Dec 122017
A C++ class for Winsock socket interface.
File CWINSOCK.ZIP from The Programmer’s Corner in
Category C++ Source Code
A C++ class for Winsock socket interface.
File Name File Size Zip Size Zip Type
CLASSYWS.CPP 4120 1656 deflated
CLASSYWS.HPP 1388 651 deflated
CWINSOCK.CPP 8202 2094 deflated
CWINSOCK.DEF 237 141 deflated
CWINSOCK.HPP 4644 1384 deflated
CWINSOCK.MAK 2293 871 deflated
CWINSOCK.WRI 3840 1707 deflated
CWINSOCK.WSP 802 303 deflated

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Contents of the CWINSOCK.WRI file

A C++ Base Class for Winsock

Copywrite Notice
GENISYS Comm retains rights to the source code included with this distribution dated 7 Nov 93.

Distribution Policy
GENISYS Comm releases this software into the public domain, and allows it to be copied and distributed freely with notice to the author. The existing copyright notice must be preserved in the source code, and credit given to GENISYS Comm for any commercially developed products.

It has become apparent to the author that the WINSOCK specification call out for a C++ standard along the lines of the MFC definitions. As he has already implemented several such classes for his GCP++ product, the enclosed definition was quickly prototyped.
The reader's initial reaction may be to question the need for such a definition. As implemented here, the CWinsock base class is little more than an encapsulation of the winsock functions with internal data items for the socket descriptor, window, and callback message. To these readers I respond with "Yes, you are correct. But the elegance of the CWinsock class is that it provides a base class for special derived classes, providing structure for encapsulation and future state and error checking".
The CWinsock class definition is not completed, as it does not yet provide error checking, etc. This will be competed in the Beta version.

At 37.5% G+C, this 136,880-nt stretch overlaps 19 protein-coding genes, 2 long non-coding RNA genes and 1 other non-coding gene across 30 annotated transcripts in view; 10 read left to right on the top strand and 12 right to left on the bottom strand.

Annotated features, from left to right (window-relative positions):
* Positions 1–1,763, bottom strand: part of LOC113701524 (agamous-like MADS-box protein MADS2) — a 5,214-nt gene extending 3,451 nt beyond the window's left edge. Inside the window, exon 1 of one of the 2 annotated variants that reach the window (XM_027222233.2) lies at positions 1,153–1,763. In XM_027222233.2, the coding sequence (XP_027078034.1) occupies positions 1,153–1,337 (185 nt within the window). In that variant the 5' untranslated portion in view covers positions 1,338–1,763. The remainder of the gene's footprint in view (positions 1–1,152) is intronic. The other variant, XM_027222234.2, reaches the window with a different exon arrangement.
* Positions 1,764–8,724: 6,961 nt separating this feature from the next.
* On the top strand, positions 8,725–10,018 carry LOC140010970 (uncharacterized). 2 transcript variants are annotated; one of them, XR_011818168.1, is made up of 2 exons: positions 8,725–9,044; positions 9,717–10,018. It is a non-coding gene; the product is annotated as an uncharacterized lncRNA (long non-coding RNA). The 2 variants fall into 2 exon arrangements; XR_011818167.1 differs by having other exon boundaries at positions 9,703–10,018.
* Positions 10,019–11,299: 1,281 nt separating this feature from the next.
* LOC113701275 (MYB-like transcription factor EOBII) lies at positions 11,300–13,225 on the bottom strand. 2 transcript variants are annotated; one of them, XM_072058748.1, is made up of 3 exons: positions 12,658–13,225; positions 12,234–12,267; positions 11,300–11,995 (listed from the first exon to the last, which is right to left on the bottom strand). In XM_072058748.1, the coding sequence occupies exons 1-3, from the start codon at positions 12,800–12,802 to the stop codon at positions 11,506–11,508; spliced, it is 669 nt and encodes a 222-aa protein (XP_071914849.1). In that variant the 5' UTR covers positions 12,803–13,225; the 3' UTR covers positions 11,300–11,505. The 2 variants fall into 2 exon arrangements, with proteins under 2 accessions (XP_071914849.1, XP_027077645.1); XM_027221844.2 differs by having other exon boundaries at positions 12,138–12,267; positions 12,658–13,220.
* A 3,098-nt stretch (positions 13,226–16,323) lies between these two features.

Comments from Readers
Please forward your comments to the author, and your suggestions will be folded into future versions of the spec.

Derived Class Example
Although the CWinsock base class defined could be used "as is" (all the function members are public for this purpose), the author recommends that it be used primarily as a base class for specific applications. For example, a CTcpDaemon class could be developed that adds a Listen(unsigned int Port) member function. This function would create a TCP socket, bind it, and listen on the port specified. Since all these function are synchronous blocking, all the functionality could be included within the single Listen() function, returning an error code if unsuccessful.

Naming Conventions
Before we figured out how to eliminate the naming confusion between the WINSOCK calls and our class calls, we modified the class function names and adopted a standard (non-BSD UNIX) format. For non-WSA Winsock functions, we capitailized each word's first letter in the CWinsock class function. For WSA functions, we removed the WSA prefix. We like the result, and would prefer to keep it if there is no great objection. I'm sure that those involved with the original naming (adopting the BSD function names and parameters) will have something to say. I only ask you consider that since the arguments must change, this would be a good time to adopt a consistent naming convention.

Contacting the Author
Michael Baldwin can be reached by:
e-mail:[email protected]
mail:GENISYS Comm, 314 S. Jay St, Rome, NY 13440
fax:315-339-5528ons, we capitailized each word's first letter ixtp"l7hSda`\X~TPLV^N^wsoQk7hSda`\X~TPLV^N^xx "7QSafa|~<)?Safa|~< Arial

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